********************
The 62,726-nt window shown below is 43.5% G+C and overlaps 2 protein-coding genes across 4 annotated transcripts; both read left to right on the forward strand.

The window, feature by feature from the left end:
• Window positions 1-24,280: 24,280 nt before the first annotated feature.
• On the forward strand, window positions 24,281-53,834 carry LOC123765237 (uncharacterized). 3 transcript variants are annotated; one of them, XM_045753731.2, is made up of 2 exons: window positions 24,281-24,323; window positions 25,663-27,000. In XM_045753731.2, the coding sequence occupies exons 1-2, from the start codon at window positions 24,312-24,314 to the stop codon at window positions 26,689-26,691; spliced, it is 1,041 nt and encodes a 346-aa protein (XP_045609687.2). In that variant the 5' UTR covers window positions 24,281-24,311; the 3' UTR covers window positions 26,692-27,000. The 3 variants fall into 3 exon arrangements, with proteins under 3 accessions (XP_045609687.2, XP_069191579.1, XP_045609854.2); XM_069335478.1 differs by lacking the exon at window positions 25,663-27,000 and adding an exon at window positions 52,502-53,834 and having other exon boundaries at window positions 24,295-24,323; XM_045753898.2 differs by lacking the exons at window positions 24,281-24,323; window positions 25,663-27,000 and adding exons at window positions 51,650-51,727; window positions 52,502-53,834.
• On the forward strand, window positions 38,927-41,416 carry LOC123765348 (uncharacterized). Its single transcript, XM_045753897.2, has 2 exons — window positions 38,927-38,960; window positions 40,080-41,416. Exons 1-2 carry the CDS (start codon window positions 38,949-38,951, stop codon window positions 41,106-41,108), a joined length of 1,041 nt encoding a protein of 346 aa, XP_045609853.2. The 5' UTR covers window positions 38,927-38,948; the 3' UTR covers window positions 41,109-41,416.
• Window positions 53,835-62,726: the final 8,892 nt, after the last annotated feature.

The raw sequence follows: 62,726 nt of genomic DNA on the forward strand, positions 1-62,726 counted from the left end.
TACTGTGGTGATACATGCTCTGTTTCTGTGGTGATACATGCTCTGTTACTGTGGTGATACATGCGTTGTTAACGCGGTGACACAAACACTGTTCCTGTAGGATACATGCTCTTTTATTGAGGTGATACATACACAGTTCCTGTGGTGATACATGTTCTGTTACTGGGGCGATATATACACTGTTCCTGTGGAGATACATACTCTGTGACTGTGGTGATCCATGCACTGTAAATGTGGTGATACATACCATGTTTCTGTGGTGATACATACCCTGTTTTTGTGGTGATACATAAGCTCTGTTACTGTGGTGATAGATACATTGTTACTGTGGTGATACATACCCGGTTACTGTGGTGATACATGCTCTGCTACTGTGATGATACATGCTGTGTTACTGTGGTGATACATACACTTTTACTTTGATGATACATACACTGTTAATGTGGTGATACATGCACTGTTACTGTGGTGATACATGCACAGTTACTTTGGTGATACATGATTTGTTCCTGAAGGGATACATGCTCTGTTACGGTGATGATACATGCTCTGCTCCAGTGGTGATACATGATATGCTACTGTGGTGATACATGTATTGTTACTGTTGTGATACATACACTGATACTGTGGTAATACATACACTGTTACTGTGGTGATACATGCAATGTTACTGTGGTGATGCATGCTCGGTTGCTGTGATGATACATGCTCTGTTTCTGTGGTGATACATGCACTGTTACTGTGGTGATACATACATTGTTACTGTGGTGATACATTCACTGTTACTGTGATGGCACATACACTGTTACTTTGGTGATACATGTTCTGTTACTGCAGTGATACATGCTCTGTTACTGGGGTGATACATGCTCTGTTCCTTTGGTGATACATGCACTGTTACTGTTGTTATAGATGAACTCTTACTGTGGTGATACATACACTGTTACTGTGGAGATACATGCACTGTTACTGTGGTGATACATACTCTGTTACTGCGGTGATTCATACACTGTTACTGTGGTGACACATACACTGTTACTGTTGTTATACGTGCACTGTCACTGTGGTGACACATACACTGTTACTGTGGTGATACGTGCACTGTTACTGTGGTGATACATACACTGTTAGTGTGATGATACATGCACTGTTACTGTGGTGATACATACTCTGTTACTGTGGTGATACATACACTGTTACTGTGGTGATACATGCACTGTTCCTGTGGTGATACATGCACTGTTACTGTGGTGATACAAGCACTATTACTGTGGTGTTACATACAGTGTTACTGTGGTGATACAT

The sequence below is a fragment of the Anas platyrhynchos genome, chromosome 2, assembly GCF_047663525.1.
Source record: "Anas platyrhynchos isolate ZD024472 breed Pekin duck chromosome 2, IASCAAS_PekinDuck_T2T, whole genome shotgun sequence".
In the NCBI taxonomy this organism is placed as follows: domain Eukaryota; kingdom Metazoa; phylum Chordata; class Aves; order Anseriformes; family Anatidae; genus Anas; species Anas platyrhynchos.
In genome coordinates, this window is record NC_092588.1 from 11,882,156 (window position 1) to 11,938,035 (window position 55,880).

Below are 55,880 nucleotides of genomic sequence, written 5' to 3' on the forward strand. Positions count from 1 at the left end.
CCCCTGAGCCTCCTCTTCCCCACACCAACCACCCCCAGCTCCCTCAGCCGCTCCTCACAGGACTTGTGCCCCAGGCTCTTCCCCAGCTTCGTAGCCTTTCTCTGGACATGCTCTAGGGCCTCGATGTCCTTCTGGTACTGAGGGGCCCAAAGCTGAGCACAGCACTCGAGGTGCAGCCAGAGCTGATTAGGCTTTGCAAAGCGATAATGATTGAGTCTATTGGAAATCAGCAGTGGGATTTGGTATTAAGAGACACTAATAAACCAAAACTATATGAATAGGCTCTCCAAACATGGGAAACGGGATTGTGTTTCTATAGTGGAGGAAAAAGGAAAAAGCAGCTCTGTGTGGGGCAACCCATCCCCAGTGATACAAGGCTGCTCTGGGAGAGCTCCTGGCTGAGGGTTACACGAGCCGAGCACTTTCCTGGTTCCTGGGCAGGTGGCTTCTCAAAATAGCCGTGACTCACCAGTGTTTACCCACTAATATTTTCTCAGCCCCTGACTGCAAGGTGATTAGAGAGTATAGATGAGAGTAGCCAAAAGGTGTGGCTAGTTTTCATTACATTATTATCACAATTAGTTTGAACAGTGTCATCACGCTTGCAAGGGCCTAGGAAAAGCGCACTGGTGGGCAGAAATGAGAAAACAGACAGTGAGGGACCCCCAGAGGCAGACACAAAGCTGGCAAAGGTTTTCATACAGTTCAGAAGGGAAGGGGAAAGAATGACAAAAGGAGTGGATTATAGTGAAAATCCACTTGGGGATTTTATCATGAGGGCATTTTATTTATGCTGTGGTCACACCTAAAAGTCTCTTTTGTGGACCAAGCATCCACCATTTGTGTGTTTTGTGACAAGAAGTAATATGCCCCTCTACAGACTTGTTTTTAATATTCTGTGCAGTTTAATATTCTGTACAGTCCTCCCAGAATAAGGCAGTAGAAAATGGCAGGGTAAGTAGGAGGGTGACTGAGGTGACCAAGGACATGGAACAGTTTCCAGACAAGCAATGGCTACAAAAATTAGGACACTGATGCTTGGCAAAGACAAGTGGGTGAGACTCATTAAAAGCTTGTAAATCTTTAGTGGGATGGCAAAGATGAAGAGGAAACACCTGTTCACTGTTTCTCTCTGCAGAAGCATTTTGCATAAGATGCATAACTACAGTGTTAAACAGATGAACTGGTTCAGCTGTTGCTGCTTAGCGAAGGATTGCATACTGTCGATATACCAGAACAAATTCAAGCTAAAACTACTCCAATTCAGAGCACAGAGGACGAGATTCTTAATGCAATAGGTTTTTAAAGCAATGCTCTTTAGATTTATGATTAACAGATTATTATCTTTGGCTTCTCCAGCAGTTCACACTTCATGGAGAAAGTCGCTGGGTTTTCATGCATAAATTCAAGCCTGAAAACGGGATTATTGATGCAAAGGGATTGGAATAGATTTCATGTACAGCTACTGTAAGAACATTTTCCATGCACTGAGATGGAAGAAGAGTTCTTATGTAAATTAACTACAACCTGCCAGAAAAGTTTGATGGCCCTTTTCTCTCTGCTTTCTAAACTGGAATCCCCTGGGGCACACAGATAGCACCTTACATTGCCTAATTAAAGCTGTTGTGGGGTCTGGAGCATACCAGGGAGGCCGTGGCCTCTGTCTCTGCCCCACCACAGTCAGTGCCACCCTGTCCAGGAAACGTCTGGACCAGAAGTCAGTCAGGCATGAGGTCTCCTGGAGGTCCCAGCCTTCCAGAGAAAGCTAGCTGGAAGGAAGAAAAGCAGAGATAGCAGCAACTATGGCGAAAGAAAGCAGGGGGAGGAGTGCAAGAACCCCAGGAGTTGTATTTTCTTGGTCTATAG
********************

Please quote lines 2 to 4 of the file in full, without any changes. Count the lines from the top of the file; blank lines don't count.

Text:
The window, feature by feature from the left end:
• Window positions 1-24,280: 24,280 nt before the first annotated feature.
• On the forward strand, window positions 24,281-53,834 carry LOC123765237 (uncharacterized). 3 transcript variants are annotated; one of them, XM_045753731.2, is made up of 2 exons: window positions 24,281-24,323; window positions 25,663-27,000. In XM_045753731.2, the coding sequence occupies exons 1-2, from the start codon at window positions 24,312-24,314 to the stop codon at window positions 26,689-26,691; spliced, it is 1,041 nt and encodes a 346-aa protein (XP_045609687.2). In that variant the 5' UTR covers window positions 24,281-24,311; the 3' UTR covers window positions 26,692-27,000. The 3 variants fall into 3 exon arrangements, with proteins under 3 accessions (XP_045609687.2, XP_069191579.1, XP_045609854.2); XM_069335478.1 differs by lacking the exon at window positions 25,663-27,000 and adding an exon at window positions 52,502-53,834 and having other exon boundaries at window positions 24,295-24,323; XM_045753898.2 differs by lacking the exons at window positions 24,281-24,323; window positions 25,663-27,000 and adding exons at window positions 51,650-51,727; window positions 52,502-53,834.